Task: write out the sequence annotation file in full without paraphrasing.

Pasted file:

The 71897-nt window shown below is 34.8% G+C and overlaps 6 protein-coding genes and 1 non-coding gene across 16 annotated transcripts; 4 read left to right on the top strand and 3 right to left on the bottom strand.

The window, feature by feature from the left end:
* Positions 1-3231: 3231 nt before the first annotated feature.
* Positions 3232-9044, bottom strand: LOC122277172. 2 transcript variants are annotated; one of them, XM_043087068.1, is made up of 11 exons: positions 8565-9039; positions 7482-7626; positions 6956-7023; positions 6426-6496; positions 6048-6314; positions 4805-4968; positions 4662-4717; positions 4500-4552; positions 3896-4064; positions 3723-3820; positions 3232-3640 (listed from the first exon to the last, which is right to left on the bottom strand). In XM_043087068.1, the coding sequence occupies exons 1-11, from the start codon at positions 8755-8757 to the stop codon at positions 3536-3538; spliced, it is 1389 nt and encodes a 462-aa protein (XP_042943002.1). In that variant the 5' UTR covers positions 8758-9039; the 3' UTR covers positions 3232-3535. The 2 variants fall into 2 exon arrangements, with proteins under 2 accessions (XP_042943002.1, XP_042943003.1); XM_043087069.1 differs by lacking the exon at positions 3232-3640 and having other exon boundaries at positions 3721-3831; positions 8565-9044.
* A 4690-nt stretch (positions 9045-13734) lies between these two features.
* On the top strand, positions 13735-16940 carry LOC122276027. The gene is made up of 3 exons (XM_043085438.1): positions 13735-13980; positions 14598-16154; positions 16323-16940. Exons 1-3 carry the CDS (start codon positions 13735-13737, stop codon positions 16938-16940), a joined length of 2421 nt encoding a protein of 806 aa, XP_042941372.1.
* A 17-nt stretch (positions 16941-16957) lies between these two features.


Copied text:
The 71897-nt window shown below is 34.8% G+C and overlaps 6 protein-coding genes and 1 non-coding gene across 16 annotated transcripts; 4 read left to right on the top strand and 3 right to left on the bottom strand.

The window, feature by feature from the left end:
* Positions 1-3231: 3231 nt before the first annotated feature.
* Positions 3232-9044, bottom strand: LOC122277172. 2 transcript variants are annotated; one of them, XM_043087068.1, is made up of 11 exons: positions 8565-9039; positions 7482-7626; positions 6956-7023; positions 6426-6496; positions 6048-6314; positions 4805-4968; positions 4662-4717; positions 4500-4552; positions 3896-4064; positions 3723-3820; positions 3232-3640 (listed from the first exon to the last, which is right to left on the bottom strand). In XM_043087068.1, the coding sequence occupies exons 1-11, from the start codon at positions 8755-8757 to the stop codon at positions 3536-3538; spliced, it is 1389 nt and encodes a 462-aa protein (XP_042943002.1). In that variant the 5' UTR covers positions 8758-9039; the 3' UTR covers positions 3232-3535. The 2 variants fall into 2 exon arrangements, with proteins under 2 accessions (XP_042943002.1, XP_042943003.1); XM_043087069.1 differs by lacking the exon at positions 3232-3640 and having other exon boundaries at positions 3721-3831; positions 8565-9044.
* A 4690-nt stretch (positions 9045-13734) lies between these two features.
* On the top strand, positions 13735-16940 carry LOC122276027. The gene is made up of 3 exons (XM_043085438.1): positions 13735-13980; positions 14598-16154; positions 16323-16940. Exons 1-3 carry the CDS (start codon positions 13735-13737, stop codon positions 16938-16940), a joined length of 2421 nt encoding a protein of 806 aa, XP_042941372.1.
* A 17-nt stretch (positions 16941-16957) lies between these two features.